Even the best-prepared candidate can feel the jitters on interview day. Michael Weiss, a public speaking coach, says it is important that people focus on their voice to avoid sounding nervous.
“You can have a lot of adrenalin running through your body and that’s when you get the wavering voice. Practise questions out loud. Do some breathing exercises, calm down and just focus,” he says.
Dealing with a prickly interviewer can also be unnerving.
“You need to read the personality of the person that you are interviewing with. If they’re very staid and very buttoned-up, you probably want to be a little succinct and short with your answers and mirror their personality.”
As the process gets under way, the jobseeker should allow the interviewer to lead the conversation. But it should be a two-way process, says Ms Ferarra.
“Don’t be afraid to jump in and ask questions as the conversation is flowing. Don’t feel you need to save them all to the end.”
5. Don’t lie
“In today’s world of LinkedIn and other social networks, it’s very easy for someone to do a back-channel reference,” says Ms Stromberg.
“That is, speak to people they know through a common network to check out your story. They can consult people that you have not offered up as a reference to see if you really do what you said you did. You want to make sure that story and your message is consistent.”
6. Say “thank you”
Once it is all over, the only thing left to do is send an email or written note to the interviewer. According to Ms Ferarra, it is hugely important to leave a good impression.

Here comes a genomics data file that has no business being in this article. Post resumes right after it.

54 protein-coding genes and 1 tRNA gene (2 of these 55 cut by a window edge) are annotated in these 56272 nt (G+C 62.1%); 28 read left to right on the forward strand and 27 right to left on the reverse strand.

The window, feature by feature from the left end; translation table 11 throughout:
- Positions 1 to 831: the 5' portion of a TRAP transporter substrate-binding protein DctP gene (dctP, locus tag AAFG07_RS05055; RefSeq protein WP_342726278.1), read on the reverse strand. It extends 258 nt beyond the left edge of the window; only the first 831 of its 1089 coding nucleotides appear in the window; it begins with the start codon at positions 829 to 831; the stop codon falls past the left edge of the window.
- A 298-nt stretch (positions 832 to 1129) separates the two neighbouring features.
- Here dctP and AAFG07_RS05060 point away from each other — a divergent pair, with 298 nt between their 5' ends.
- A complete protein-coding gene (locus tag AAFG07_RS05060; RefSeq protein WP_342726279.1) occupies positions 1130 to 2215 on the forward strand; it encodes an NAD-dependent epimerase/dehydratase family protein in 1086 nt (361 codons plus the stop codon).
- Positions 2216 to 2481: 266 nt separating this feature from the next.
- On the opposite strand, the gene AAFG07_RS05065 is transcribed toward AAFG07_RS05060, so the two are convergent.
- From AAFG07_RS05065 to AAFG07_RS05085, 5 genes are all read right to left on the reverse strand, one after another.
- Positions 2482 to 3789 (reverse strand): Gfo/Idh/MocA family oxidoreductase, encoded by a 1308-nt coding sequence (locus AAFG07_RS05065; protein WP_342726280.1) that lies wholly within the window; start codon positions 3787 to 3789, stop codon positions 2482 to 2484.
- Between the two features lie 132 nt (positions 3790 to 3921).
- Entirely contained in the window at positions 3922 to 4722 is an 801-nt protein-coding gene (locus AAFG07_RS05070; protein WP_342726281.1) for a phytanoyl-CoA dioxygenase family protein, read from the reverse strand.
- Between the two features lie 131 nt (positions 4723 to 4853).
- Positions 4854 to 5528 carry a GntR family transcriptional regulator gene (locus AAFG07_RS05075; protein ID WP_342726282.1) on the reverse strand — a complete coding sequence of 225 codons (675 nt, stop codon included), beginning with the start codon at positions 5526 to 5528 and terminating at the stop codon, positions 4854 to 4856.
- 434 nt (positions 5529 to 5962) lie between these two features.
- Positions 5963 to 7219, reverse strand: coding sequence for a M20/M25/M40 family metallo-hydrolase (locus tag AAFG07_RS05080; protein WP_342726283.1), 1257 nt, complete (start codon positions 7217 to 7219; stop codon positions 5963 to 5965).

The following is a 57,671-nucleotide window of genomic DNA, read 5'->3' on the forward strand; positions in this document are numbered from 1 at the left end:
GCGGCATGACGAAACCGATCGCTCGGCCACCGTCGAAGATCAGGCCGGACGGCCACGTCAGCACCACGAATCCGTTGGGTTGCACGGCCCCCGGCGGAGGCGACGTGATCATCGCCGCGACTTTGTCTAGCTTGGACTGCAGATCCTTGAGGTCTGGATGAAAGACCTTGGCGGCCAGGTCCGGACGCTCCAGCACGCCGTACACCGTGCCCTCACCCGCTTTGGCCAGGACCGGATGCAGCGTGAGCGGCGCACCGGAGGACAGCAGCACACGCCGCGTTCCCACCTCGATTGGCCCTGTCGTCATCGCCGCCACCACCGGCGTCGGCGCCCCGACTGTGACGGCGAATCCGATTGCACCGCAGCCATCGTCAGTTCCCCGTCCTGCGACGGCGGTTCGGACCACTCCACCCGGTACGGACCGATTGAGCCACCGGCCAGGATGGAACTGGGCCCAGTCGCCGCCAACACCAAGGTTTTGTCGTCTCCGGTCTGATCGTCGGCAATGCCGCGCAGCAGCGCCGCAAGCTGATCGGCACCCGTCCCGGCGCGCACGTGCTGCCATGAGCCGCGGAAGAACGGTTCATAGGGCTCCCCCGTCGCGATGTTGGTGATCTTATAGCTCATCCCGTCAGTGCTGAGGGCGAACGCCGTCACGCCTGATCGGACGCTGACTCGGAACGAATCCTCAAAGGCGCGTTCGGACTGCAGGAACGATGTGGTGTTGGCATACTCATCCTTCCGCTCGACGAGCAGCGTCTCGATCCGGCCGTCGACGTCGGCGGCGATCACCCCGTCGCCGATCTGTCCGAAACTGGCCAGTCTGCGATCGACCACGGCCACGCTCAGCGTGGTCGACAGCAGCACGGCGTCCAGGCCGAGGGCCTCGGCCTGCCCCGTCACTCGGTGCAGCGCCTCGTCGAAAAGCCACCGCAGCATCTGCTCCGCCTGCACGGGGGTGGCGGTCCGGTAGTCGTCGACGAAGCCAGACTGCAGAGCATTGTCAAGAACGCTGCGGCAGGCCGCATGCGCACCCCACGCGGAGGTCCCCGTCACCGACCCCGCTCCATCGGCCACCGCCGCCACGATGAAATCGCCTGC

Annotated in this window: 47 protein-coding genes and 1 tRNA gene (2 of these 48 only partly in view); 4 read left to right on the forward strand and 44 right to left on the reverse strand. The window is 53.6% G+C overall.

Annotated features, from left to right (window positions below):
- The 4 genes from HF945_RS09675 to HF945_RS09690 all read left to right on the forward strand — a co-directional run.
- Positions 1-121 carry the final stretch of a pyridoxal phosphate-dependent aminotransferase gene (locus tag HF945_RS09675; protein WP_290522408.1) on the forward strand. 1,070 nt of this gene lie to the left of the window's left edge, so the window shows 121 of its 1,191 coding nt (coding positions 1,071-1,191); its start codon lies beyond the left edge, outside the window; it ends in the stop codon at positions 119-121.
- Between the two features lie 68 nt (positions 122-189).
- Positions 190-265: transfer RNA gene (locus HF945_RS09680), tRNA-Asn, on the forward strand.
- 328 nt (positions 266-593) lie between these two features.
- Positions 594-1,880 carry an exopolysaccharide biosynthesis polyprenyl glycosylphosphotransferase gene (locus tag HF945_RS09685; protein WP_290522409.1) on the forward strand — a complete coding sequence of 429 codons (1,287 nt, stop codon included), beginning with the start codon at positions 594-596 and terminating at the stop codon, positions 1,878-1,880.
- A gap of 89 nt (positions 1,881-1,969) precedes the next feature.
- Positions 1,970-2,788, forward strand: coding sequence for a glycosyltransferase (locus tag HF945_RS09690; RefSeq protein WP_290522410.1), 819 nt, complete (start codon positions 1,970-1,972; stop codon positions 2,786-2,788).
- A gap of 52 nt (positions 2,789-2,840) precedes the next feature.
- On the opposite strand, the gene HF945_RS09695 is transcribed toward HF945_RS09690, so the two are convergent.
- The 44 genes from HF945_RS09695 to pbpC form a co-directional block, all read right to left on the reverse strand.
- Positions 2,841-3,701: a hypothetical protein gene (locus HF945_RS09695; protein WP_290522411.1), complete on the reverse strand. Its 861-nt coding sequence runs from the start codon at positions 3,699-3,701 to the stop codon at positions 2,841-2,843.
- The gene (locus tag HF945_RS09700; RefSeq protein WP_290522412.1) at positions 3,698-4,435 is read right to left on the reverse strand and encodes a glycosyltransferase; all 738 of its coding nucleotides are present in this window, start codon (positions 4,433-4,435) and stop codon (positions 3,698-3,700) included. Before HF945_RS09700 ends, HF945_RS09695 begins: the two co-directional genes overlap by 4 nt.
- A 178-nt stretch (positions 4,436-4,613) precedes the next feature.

“Make sure you get that person’s card. Follow up with an email, a thank-you, and they’ll remember that in the long run.”
Everyone has an opinion on high-flying bankers, but few of us actually get close enough to see the reality behind all the myths and madness.
After studying Law at University, Lily Temperley opted for a shiny, lucrative job in the City of London and spent fifteen years living and working in the executive suites of the two largest Investment Banking firms in the city.
Eventually she became so disillusioned with everything she had seen that escaped and is now based in a exotic location working within business marketing and social media.
“I realized during the global financial crisis that the public, the every day person, was paying the price for the casino style gambling that a small handful of traders were involved with,” Lily says.
“I decided that if I was working in the institution, I was complicit even if I was not directly involved, so I left the industry and never looked back.”
After telling her girlfriends all the things she had witnessed she was persuaded to put pen to paper. Although her new novel FIX: Sex, Lies and Banking is a work of fiction, Lily says that most of it is based on actual events she witnessed.
Lily has put together her top ten shocking facts about investment banking exclusively for Express online.
Wouldn’t it be great if you knew exactly what a hiring manager would be asking you in your next interview?
While we unfortunately can’t read minds, we’ll give you the next best thing: a list of the 31 most commonly asked interview questions and answers.
While we don’t recommend having a canned response for every interview question (in fact, please don’t), we do recommend spending some time getting comfortable with what you might be asked, what hiring managers are really looking for in your responses, and what it takes to show that you’re the right man or woman for the job.